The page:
is moft in drawing of blood and a def-
perate purge, either to cure or to kill as
it hits. His difcourfe is moft of the
cures that he hath done, and them afar
off; and not a recipe under a hundred
pounds, though it be not worth three
half-pence. Upon the market-day he is i
much haunted with urinals ; where, if i
he find anything (though he know
nothing), yet he will fay fomewhat ;
which, if it hit to fome purpofe, with a
few fuftian words he will feem a piece
of ftrange fluff. He is never without
old merry tales and ftale jefts to make
old folks laugh, and comfits and plums
in his pocket to pleafe little children ;
yea, and he will be talking of com-
plexions, though he know nothing of
their difpofitions ; and if his medicine
do a feat, he is a made man among

A Bower of Delights. 33

fools. But, being wholly unlearned and
ofttimes unhoneft, let me thus briefly
defcribe him. He is a plain kind of
mountebank and a true quack-raker ;
a danger for the fick to deale withal
and a dizard [=foo/, light-headed} in
the world to talk withal.

(Good and Bad.}

*A Worthy Merchant.

A worthy merchant is the heir of
adventure, whofe hopes hang much
upon wind. Upon a wooden horfe he
rides through the world, and in a
merry gale makes a path through the
fcas. He is a difcoverer of countries
and a finder out of commodities, refo-
lute in his attempts and royal in his
expenfes. He is the life of traffic and
the maintainer of trade, the failor's
mailer and the foldier's friend. He is
the exercife of the Exchange, the
honour of Credit, the obfervation of
Time, and the underftanding of Thrift.
His ftudy is Number, his care his
accounts, his comfort his confcience,

34 d- Bower of Delights.

and his wealth his good name. He
fears not Scylla and fails clofe by
Charybdis, and having beaten out a
ftorm, rides at reft in a harbour. By
his fea-gain he makes his land-pur-
chafe, and by the knowledge of trade
finds the key of his treafure. Out of
his travels he makes his difcourfes, and
from his eye-obfervations brings the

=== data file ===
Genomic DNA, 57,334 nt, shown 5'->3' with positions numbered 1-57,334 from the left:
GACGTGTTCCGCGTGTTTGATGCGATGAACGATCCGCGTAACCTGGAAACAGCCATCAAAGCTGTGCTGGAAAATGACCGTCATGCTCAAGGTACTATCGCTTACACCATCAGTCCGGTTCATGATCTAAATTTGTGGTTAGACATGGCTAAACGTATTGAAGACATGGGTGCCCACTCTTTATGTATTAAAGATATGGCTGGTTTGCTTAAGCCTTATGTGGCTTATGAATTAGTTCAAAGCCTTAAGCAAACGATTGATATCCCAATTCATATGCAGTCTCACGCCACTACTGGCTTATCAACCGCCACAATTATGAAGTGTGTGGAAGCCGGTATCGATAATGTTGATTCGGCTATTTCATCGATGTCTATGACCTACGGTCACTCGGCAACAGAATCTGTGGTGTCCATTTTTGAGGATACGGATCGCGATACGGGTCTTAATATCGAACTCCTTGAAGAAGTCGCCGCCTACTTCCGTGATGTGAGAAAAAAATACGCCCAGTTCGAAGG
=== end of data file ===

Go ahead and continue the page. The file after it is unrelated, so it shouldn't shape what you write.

models of architectures. He plants the
earth with foreign fruits, and knows at
home what is good abroad. He is neat
in apparel, modeft in demeanour, dainty
in diet and civil in his carriage. In
fum, he is the pillar of a city, the
enricher of a country, the furnifher of
a Court, and the worthy fervant of a

(Good and Bad.}


A Coward.

A coward is the child of Fear. He
was begotten in cold blood, when
Nature had much ado to make up a
creature like a man. His life is a kind
of ficknefs, which breeds a kind of palfy
in the joints, and his death the terror of

A Bower of Delights. 35

his confcience with the extreme weak-
nefs of his faith. He loves peace as his
life, for he fears a fword in his foul. If
he cut his finger he looketh prefently
for the fign, and if his head ache he is
ready to make his will. A report of a
cannon ftrikes him flat on his face, and
a clap of thunder makes him a ftrange
metamorpbojis. Rather than he will fight
he will be beaten, and if his legs
will help him he will put his arms to no
trouble. He makes love commonly
with his purfe, and brags moft of his
maiden-head. He will not marry but
into a quiet family, and not too fair a
wife, to avoid quarrels. If his wife
frown upon him he fighs, and if (he give
him an unkind word he weeps. He loves
not the horns of a bull, nor the paws of
a bear ; and if a dog bark he will not
come near the houfe. If he be rich he
is afraid of thieves, and if he be poor he
will be flave to a beggar. In fum, he
is the mame of manhood, the difgrace
of Nature, the fcorn of reafon, and the
hate of honour.

(Good and Bad.)


D 2

36 A Bower of Delights.

A Drunkard.

A Drunkard is a noun adjective ; for
he cannot ftand alone by himfelf ; yet
in his greateft weaknefs a great trier of
ftrength, whether health or ficknefs will
have the upper hand in a furfeit. He
is a fpectacle of deformity, and a fhame
of Humanity ; a view of Sin and a grief
of Nature. He is the annoyance of
Modefty and the trouble of Civility,